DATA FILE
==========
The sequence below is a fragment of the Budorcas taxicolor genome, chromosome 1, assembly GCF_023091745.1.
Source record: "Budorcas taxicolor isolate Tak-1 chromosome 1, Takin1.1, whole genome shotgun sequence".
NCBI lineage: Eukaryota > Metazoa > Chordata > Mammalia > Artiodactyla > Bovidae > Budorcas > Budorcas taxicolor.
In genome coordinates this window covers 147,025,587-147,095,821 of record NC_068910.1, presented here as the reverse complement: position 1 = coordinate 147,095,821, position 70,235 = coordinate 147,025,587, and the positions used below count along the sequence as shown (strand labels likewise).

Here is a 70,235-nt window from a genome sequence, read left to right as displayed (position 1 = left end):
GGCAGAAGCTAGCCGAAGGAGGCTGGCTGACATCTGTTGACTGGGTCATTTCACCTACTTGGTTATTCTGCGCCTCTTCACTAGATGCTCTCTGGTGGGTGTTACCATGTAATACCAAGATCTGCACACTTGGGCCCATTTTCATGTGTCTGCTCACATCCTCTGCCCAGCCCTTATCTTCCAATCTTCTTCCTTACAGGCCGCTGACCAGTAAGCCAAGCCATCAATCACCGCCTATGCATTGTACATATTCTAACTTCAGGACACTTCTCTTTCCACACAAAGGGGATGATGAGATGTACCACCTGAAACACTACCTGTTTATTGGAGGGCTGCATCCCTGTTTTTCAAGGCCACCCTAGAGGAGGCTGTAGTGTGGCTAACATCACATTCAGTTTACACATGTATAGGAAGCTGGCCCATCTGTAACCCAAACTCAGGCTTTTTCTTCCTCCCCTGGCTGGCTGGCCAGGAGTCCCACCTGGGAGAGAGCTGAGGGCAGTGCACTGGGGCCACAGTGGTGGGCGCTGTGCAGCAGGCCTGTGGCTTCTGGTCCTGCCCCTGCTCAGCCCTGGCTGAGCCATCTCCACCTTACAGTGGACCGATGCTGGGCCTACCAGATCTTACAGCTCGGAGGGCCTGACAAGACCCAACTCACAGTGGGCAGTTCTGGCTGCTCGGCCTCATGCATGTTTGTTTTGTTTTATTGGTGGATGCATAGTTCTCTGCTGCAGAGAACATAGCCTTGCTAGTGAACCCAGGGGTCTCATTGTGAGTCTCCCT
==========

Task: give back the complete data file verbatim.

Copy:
The sequence below is a fragment of the Budorcas taxicolor genome, chromosome 1, assembly GCF_023091745.1.
Source record: "Budorcas taxicolor isolate Tak-1 chromosome 1, Takin1.1, whole genome shotgun sequence".
NCBI lineage: Eukaryota > Metazoa > Chordata > Mammalia > Artiodactyla > Bovidae > Budorcas > Budorcas taxicolor.
In genome coordinates this window covers 147,025,587-147,095,821 of record NC_068910.1, presented here as the reverse complement: position 1 = coordinate 147,095,821, position 70,235 = coordinate 147,025,587, and the positions used below count along the sequence as shown (strand labels likewise).

Here is a 70,235-nt window from a genome sequence, read left to right as displayed (position 1 = left end):
GGCAGAAGCTAGCCGAAGGAGGCTGGCTGACATCTGTTGACTGGGTCATTTCACCTACTTGGTTATTCTGCGCCTCTTCACTAGATGCTCTCTGGTGGGTGTTACCATGTAATACCAAGATCTGCACACTTGGGCCCATTTTCATGTGTCTGCTCACATCCTCTGCCCAGCCCTTATCTTCCAATCTTCTTCCTTACAGGCCGCTGACCAGTAAGCCAAGCCATCAATCACCGCCTATGCATTGTACATATTCTAACTTCAGGACACTTCTCTTTCCACACAAAGGGGATGATGAGATGTACCACCTGAAACACTACCTGTTTATTGGAGGGCTGCATCCCTGTTTTTCAAGGCCACCCTAGAGGAGGCTGTAGTGTGGCTAACATCACATTCAGTTTACACATGTATAGGAAGCTGGCCCATCTGTAACCCAAACTCAGGCTTTTTCTTCCTCCCCTGGCTGGCTGGCCAGGAGTCCCACCTGGGAGAGAGCTGAGGGCAGTGCACTGGGGCCACAGTGGTGGGCGCTGTGCAGCAGGCCTGTGGCTTCTGGTCCTGCCCCTGCTCAGCCCTGGCTGAGCCATCTCCACCTTACAGTGGACCGATGCTGGGCCTACCAGATCTTACAGCTCGGAGGGCCTGACAAGACCCAACTCACAGTGGGCAGTTCTGGCTGCTCGGCCTCATGCATGTTTGTTTTGTTTTATTGGTGGATGCATAGTTCTCTGCTGCAGAGAACATAGCCTTGCTAGTGAACCCAGGGGTCTCATTGTGAGTCTCCCT